The House Intelligence Committee tried hard last week to get a grip on covert U.S. paramilitary operations such as those in Nicaragua and learned that the only way it may be able to curb the CIA is the way Congress curbs the rest of the executive branch: holding on to the purse strings.

But the prospect of any real control is heady stuff.

Rep. Wyche Fowler Jr. (D-Ga.) summoned some of America's most knowledgeable former spies and spy watchers to conduct a rare public debate about intelligence legislation, specifically his proposal to require prior congressional approval of any CIA military or paramilitary operations. Money would be doled out in small chunks as the committee approved of the way things were going.

In the intelligence world, this is revolutionary talk. At present, the intelligence committees are informed "in a timely fashion"--in practice, within 24 hours--of the start of covert operations, and committee members have the right to object. They frequently do.

But the CIA does not have to listen. It has a huge, secret "contingency reserve fund." The intelligence committees clear it in advance and in total every fiscal year as part of the intelligence authorization act. The agency uses that fund to keep operations going, and growing, when the White House wants them to, no matter what intelligence committee members think.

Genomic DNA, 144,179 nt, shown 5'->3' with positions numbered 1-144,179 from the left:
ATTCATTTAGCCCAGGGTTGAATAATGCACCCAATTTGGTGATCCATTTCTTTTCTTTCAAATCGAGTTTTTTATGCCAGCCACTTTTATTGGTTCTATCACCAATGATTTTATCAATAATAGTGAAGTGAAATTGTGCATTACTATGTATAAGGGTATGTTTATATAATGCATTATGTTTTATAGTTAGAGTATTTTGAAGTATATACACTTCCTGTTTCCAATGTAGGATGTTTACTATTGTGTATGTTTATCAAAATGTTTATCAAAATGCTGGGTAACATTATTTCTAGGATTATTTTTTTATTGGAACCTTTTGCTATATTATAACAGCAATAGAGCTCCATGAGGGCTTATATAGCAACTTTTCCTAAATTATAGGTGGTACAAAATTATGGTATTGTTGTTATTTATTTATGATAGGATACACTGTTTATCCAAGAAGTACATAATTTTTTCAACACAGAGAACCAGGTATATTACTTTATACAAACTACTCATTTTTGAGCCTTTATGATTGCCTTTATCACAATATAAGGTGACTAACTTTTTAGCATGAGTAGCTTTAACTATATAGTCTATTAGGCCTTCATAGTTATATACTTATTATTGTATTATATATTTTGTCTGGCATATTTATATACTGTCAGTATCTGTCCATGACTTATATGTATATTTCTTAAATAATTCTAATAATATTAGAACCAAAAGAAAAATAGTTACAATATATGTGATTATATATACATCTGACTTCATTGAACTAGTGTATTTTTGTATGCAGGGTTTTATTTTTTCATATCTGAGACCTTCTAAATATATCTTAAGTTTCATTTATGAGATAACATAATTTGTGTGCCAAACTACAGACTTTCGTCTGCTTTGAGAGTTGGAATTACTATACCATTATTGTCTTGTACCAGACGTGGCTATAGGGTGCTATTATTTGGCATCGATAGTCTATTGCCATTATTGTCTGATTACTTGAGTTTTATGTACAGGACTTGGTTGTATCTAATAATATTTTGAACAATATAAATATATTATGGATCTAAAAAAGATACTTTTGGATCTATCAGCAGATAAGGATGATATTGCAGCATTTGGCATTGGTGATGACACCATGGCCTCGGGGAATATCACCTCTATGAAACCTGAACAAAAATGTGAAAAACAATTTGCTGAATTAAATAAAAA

"It happens all the time," Fowler said. "That's what these hearings are all about." There are "a couple of other parts of the world" where worrisome things are going on now, he said.

Even witnesses who deplored the Nicaragua operation where CIA-backed rebels are harassing the leftist government said the president must retain the right to launch such projects as part of his constitutional mandate to conduct foreign policy.

The intelligence committee can try to cut off funds for a particular program after the fact, as it has in the Nicaragua case, and should do so when it feels strongly, the witnesses said. But this approach is "just so messy," Fowler complained.

For example, the House agreed, 228 to 195, to stop the Nicaraguan rebels, but the Senate must concur before the money dries up. The Senate Intelligence Committee voted last week to provide $19 million more for the Nicaragua operation. Clandestine work in Angola ended with the Clark Amendment in 1976 only after enormous public outcry.